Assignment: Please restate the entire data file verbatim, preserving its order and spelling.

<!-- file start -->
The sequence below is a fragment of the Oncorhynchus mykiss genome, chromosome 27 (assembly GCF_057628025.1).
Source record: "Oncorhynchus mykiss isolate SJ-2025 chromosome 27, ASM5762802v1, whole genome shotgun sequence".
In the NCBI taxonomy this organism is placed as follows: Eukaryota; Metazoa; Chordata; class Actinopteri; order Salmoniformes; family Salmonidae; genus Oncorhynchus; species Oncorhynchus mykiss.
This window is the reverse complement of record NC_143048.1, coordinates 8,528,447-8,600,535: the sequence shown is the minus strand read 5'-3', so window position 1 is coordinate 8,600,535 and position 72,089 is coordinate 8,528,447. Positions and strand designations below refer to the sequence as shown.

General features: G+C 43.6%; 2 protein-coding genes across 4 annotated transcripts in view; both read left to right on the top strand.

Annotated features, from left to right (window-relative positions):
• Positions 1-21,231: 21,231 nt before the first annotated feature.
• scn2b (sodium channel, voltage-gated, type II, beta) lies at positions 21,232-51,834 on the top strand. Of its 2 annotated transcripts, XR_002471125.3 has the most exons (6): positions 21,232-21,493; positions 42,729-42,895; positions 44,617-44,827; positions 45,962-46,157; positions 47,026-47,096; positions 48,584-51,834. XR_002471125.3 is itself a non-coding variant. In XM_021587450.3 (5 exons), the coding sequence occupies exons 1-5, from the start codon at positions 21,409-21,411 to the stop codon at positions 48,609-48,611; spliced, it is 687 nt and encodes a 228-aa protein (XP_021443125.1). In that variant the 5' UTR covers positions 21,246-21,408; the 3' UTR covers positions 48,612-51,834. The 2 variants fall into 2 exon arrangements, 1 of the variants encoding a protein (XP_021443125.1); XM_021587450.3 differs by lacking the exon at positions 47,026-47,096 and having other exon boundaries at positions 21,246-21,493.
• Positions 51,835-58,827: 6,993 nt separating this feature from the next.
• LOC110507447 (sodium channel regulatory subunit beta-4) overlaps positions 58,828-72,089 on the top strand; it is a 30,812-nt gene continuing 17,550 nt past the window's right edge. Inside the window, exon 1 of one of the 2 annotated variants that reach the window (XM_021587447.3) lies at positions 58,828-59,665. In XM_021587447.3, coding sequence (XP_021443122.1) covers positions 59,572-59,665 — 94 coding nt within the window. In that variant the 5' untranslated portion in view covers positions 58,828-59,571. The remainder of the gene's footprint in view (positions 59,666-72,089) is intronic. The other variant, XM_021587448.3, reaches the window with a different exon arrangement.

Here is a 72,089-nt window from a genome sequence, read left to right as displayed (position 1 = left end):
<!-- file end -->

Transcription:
The sequence below is a fragment of the Oncorhynchus mykiss genome, chromosome 27 (assembly GCF_057628025.1).
Source record: "Oncorhynchus mykiss isolate SJ-2025 chromosome 27, ASM5762802v1, whole genome shotgun sequence".
In the NCBI taxonomy this organism is placed as follows: Eukaryota; Metazoa; Chordata; class Actinopteri; order Salmoniformes; family Salmonidae; genus Oncorhynchus; species Oncorhynchus mykiss.
This window is the reverse complement of record NC_143048.1, coordinates 8,528,447-8,600,535: the sequence shown is the minus strand read 5'-3', so window position 1 is coordinate 8,600,535 and position 72,089 is coordinate 8,528,447. Positions and strand designations below refer to the sequence as shown.

General features: G+C 43.6%; 2 protein-coding genes across 4 annotated transcripts in view; both read left to right on the top strand.

Annotated features, from left to right (window-relative positions):
• Positions 1-21,231: 21,231 nt before the first annotated feature.
• scn2b (sodium channel, voltage-gated, type II, beta) lies at positions 21,232-51,834 on the top strand. Of its 2 annotated transcripts, XR_002471125.3 has the most exons (6): positions 21,232-21,493; positions 42,729-42,895; positions 44,617-44,827; positions 45,962-46,157; positions 47,026-47,096; positions 48,584-51,834. XR_002471125.3 is itself a non-coding variant. In XM_021587450.3 (5 exons), the coding sequence occupies exons 1-5, from the start codon at positions 21,409-21,411 to the stop codon at positions 48,609-48,611; spliced, it is 687 nt and encodes a 228-aa protein (XP_021443125.1). In that variant the 5' UTR covers positions 21,246-21,408; the 3' UTR covers positions 48,612-51,834. The 2 variants fall into 2 exon arrangements, 1 of the variants encoding a protein (XP_021443125.1); XM_021587450.3 differs by lacking the exon at positions 47,026-47,096 and having other exon boundaries at positions 21,246-21,493.
• Positions 51,835-58,827: 6,993 nt separating this feature from the next.
• LOC110507447 (sodium channel regulatory subunit beta-4) overlaps positions 58,828-72,089 on the top strand; it is a 30,812-nt gene continuing 17,550 nt past the window's right edge. Inside the window, exon 1 of one of the 2 annotated variants that reach the window (XM_021587447.3) lies at positions 58,828-59,665. In XM_021587447.3, coding sequence (XP_021443122.1) covers positions 59,572-59,665 — 94 coding nt within the window. In that variant the 5' untranslated portion in view covers positions 58,828-59,571. The remainder of the gene's footprint in view (positions 59,666-72,089) is intronic. The other variant, XM_021587448.3, reaches the window with a different exon arrangement.

Here is a 72,089-nt window from a genome sequence, read left to right as displayed (position 1 = left end):